Up to this point, the NFL offseason has been pretty much the wildest ride anyone can remember, featuring weekly league-altering trades, releases, retirements and un-retirements. There was never any way the draft's opening night was going to be bland, not this year. We saw A.J. Brown flipped to the Eagles, Marquise Brown dealt to the Cardinals, multiple trade-ups for non-quarterbacks, plus we had that wild Giants kid firing up absolutely everyone.
Good show, NFL. Let's talk fantasy football winners, losers and other things...
1. Jalen Hurts, QB, Philadelphia Eagles
First of all, the Eagles landed a superstar receiver in Brown, who they immediately locked up with a four-year deal. He's an uncoverable player who makes life so much easier for Hurts, DeVonta Smith, Dallas Goedert and ... well, everyone. Hurts was more than a little messy as a passer last season, so any and all upgrades to his receiving corps are welcome.
The other big reason Hurts is a first-round winner is because of what the Eagles didn't do. That is, they didn't draft a quarterback, which certainly could have happened (and may still). Philly was linked to a few in the pre-draft process. Hurts is the only consensus top-12 fantasy QB who seems to be under constant threat of job loss, so we have to take seriously any rumors involving the Eagles and other passers. If he plays all 17 games, he's definitely gonna make a run at overall QB1 status.
2. Rashod Bateman, WR, Baltimore Ravens
The departures of Hollywood Brown and Sammy Watkins leave nearly 200 targets up for grabs and there's only so much more that Mark Andrews can do for this offense. Bateman is headed for a huge spike in workload, even if the Ravens add a second-day wideout. As a rookie, Bateman certainly had his moments...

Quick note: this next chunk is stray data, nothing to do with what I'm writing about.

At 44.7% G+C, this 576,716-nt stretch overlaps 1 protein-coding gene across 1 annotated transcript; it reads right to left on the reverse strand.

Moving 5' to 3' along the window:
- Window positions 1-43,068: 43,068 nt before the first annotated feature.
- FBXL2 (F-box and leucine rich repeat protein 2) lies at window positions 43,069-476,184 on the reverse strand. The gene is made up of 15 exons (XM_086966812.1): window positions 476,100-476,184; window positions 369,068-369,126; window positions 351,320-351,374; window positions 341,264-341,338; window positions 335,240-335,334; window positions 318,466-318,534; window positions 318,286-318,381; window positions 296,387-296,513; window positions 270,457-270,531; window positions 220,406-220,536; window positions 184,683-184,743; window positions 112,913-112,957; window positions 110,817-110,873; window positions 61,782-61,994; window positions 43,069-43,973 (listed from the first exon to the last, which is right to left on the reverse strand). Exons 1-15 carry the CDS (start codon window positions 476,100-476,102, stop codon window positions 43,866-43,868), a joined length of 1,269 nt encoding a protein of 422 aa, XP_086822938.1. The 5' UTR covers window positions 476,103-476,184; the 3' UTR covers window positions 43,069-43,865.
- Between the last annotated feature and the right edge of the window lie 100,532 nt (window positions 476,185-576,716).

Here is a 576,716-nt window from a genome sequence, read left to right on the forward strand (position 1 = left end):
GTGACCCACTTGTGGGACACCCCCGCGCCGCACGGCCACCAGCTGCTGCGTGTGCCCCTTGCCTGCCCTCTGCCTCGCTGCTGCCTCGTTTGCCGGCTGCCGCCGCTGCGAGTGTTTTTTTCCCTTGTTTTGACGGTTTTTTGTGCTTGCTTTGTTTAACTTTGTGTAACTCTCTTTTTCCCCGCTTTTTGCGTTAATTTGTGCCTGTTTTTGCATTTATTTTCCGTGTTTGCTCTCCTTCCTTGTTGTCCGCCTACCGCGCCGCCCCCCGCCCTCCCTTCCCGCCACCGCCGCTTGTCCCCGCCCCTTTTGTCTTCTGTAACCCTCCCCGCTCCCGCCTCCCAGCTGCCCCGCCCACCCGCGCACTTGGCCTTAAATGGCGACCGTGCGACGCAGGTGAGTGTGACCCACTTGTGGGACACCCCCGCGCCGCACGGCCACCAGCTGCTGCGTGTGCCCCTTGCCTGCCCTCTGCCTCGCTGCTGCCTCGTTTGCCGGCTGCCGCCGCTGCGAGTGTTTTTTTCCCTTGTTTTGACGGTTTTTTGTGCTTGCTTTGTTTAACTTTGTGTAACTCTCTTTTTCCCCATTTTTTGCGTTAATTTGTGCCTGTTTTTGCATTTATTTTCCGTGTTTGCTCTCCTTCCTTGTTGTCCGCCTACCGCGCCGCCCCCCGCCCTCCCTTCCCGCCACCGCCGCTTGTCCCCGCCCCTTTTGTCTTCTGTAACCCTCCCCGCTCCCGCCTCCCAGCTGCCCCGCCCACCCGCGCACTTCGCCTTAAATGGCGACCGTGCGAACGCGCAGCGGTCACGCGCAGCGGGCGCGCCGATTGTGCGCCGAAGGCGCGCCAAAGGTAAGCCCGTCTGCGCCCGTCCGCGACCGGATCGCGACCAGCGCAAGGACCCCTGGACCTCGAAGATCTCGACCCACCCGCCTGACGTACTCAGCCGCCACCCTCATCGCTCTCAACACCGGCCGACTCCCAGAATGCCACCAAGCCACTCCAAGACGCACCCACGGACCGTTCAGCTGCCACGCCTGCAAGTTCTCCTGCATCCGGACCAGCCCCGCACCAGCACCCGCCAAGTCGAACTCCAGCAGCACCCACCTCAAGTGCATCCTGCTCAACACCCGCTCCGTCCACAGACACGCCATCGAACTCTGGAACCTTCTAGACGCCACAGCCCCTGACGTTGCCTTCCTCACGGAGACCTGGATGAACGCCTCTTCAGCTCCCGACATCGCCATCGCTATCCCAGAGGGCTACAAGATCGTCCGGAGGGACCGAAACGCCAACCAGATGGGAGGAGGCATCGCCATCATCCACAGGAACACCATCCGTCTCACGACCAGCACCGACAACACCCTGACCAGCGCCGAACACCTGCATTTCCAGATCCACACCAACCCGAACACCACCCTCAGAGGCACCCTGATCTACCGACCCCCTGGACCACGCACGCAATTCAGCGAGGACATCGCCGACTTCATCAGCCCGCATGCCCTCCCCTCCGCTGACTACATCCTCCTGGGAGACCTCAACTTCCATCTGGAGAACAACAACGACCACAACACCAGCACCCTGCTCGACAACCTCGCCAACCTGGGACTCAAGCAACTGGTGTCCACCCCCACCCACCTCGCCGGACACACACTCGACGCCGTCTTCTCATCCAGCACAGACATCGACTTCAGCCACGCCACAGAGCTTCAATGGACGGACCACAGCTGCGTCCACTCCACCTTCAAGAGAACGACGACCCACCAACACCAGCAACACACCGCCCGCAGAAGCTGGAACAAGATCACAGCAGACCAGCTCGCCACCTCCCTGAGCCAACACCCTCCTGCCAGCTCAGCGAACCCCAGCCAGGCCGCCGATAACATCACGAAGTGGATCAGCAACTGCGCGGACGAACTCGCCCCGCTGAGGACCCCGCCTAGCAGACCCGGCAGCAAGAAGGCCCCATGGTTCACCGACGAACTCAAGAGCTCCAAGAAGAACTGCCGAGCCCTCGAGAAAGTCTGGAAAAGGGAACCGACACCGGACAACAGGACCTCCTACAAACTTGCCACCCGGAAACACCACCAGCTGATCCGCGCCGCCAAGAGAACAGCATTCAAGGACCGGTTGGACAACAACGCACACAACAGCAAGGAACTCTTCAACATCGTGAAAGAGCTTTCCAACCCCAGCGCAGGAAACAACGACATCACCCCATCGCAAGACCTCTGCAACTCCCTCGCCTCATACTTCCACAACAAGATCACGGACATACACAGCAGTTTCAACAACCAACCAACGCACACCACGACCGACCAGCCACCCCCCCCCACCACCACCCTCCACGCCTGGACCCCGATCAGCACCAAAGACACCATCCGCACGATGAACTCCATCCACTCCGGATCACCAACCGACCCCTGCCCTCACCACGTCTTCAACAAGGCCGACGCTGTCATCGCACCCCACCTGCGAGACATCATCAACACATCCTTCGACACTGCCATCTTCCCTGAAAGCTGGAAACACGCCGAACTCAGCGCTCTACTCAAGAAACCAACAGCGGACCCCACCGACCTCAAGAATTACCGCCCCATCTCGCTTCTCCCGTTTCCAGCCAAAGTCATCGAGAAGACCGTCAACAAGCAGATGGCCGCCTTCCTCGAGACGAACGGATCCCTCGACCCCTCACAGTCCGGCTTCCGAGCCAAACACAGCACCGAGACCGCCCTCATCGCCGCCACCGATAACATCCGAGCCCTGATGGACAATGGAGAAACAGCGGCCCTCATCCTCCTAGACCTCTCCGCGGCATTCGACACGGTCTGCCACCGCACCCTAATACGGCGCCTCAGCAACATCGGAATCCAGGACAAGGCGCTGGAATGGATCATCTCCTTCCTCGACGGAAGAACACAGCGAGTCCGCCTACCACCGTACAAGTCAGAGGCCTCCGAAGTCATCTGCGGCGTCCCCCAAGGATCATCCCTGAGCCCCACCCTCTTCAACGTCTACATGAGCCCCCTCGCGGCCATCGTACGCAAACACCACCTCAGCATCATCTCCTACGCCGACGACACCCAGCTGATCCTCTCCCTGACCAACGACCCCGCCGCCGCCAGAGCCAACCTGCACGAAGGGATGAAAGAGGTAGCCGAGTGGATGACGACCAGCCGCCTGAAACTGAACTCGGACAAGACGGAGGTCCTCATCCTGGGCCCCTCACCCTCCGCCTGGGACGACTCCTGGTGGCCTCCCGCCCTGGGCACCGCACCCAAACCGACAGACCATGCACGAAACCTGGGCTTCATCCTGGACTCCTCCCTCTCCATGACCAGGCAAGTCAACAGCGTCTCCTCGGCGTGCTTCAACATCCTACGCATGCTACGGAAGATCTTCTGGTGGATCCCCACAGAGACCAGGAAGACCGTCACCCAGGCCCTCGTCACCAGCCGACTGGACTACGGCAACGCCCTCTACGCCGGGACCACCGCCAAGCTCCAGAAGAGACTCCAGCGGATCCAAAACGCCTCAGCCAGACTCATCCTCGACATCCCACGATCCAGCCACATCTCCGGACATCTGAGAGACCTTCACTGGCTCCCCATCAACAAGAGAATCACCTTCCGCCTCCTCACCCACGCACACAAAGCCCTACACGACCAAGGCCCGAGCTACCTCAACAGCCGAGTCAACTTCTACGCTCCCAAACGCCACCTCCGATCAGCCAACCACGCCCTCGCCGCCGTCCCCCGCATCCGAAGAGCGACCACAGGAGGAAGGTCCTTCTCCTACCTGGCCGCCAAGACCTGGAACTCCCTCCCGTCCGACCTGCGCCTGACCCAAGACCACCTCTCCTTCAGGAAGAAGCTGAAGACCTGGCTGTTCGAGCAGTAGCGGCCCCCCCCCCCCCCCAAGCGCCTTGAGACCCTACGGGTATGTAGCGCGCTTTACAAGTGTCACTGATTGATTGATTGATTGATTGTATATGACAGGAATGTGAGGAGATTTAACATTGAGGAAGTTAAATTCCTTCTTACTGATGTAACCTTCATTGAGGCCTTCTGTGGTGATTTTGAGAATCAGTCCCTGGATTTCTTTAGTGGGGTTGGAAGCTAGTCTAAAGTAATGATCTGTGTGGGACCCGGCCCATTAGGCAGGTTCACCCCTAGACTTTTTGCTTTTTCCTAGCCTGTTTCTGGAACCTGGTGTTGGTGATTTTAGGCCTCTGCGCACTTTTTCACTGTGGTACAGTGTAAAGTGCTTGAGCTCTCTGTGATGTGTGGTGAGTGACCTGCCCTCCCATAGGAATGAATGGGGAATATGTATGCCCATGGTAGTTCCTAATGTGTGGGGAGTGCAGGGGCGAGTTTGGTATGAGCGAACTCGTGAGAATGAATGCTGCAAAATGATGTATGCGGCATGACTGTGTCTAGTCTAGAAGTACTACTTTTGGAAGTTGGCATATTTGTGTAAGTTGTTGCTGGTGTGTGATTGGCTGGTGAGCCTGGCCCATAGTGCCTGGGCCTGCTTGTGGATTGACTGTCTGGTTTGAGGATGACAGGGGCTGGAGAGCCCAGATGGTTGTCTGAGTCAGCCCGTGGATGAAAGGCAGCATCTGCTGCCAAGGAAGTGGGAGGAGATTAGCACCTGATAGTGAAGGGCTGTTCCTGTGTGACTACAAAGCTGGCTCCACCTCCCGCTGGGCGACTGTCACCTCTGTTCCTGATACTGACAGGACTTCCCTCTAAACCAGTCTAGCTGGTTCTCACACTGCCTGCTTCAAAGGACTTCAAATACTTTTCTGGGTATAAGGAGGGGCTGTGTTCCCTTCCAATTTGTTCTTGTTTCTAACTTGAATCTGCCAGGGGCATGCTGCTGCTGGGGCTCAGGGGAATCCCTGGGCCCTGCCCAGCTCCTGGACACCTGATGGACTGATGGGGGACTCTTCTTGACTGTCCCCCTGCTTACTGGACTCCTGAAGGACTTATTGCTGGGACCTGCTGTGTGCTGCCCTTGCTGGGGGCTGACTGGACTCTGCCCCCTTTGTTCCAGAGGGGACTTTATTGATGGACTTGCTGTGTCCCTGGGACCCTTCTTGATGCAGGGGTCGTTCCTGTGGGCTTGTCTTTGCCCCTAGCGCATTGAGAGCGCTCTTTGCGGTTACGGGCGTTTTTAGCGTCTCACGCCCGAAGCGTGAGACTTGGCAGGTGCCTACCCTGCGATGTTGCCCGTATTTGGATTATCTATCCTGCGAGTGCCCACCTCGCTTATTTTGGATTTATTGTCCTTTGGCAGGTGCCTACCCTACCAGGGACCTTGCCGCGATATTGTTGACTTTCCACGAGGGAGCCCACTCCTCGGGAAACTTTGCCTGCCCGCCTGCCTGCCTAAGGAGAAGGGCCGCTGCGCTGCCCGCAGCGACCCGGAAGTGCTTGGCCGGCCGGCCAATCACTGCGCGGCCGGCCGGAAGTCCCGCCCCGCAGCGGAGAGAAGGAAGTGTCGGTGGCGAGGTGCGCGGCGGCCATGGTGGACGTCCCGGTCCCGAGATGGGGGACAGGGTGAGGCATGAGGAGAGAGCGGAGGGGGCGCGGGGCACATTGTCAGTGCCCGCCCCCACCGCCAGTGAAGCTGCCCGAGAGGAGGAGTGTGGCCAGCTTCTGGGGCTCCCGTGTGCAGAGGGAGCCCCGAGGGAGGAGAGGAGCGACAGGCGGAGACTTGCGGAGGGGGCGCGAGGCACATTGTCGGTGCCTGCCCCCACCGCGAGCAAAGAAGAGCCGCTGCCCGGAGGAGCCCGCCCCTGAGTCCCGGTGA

Eric DeCosta on Rashod Bateman: “We think he’s going to make a big, big jump this year in his second year. We’re very excited for his future.” pic.twitter.com/YIOgM4gNt8
— Jonas Shaffer (@jonas_shaffer) March 2, 2022
He's a clear candidate to finish as a top-25 fantasy receiver.
3. Allen Lazard, WR, Green Bay Packers
On an unpredictable night for the NFL, perhaps the wildest development is that Green Bay failed to address its receiving corps in any way. This is a team with well over 200 vacated receiver targets, perhaps being a bit too patient at the position. Lazard plainly stands to benefit. He's certainly not Davante Adams, but he has size (6-foot-5), experience and the full confidence of an elite quarterback. Unless the Packers manage to pull off a deal for Deebo Samuel or one of the Seahawks receivers, we need to think of Lazard as a clear fantasy starter.
4. Treylon Burks, WR, Tennessee Titans
To be perfectly honest, Burks wasn't near the top of my list of favorite receivers in this draft class. I'm not entirely sure he's ready for the workload he's stepping into in Tennessee. But he and A.J. Brown also aren't totally dissimilar and there's little doubt that Burks is going to be peppered with targets. He's a playmaker in an offense that desperately needs them.